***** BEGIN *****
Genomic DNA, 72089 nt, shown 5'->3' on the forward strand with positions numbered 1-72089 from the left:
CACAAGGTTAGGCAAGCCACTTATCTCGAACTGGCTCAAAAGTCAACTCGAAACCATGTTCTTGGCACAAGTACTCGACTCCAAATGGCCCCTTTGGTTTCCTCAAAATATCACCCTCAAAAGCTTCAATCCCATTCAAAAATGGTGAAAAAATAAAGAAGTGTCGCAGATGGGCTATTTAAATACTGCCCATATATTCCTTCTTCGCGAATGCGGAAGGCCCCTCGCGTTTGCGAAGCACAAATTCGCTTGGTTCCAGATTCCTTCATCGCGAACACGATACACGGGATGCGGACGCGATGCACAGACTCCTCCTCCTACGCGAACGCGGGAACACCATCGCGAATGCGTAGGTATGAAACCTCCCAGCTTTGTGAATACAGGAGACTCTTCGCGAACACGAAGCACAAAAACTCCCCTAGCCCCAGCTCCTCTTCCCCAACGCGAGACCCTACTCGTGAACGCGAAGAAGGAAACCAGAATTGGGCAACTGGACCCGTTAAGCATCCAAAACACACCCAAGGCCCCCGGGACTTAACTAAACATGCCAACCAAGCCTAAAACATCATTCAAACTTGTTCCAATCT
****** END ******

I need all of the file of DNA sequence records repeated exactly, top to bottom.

Genomic DNA, 72089 nt, shown 5'->3' on the forward strand with positions numbered 1-72089 from the left:
CACAAGGTTAGGCAAGCCACTTATCTCGAACTGGCTCAAAAGTCAACTCGAAACCATGTTCTTGGCACAAGTACTCGACTCCAAATGGCCCCTTTGGTTTCCTCAAAATATCACCCTCAAAAGCTTCAATCCCATTCAAAAATGGTGAAAAAATAAAGAAGTGTCGCAGATGGGCTATTTAAATACTGCCCATATATTCCTTCTTCGCGAATGCGGAAGGCCCCTCGCGTTTGCGAAGCACAAATTCGCTTGGTTCCAGATTCCTTCATCGCGAACACGATACACGGGATGCGGACGCGATGCACAGACTCCTCCTCCTACGCGAACGCGGGAACACCATCGCGAATGCGTAGGTATGAAACCTCCCAGCTTTGTGAATACAGGAGACTCTTCGCGAACACGAAGCACAAAAACTCCCCTAGCCCCAGCTCCTCTTCCCCAACGCGAGACCCTACTCGTGAACGCGAAGAAGGAAACCAGAATTGGGCAACTGGACCCGTTAAGCATCCAAAACACACCCAAGGCCCCCGGGACTTAACTAAACATGCCAACCAAGCCTAAAACATCATTCAAACTTGTTCCAATCT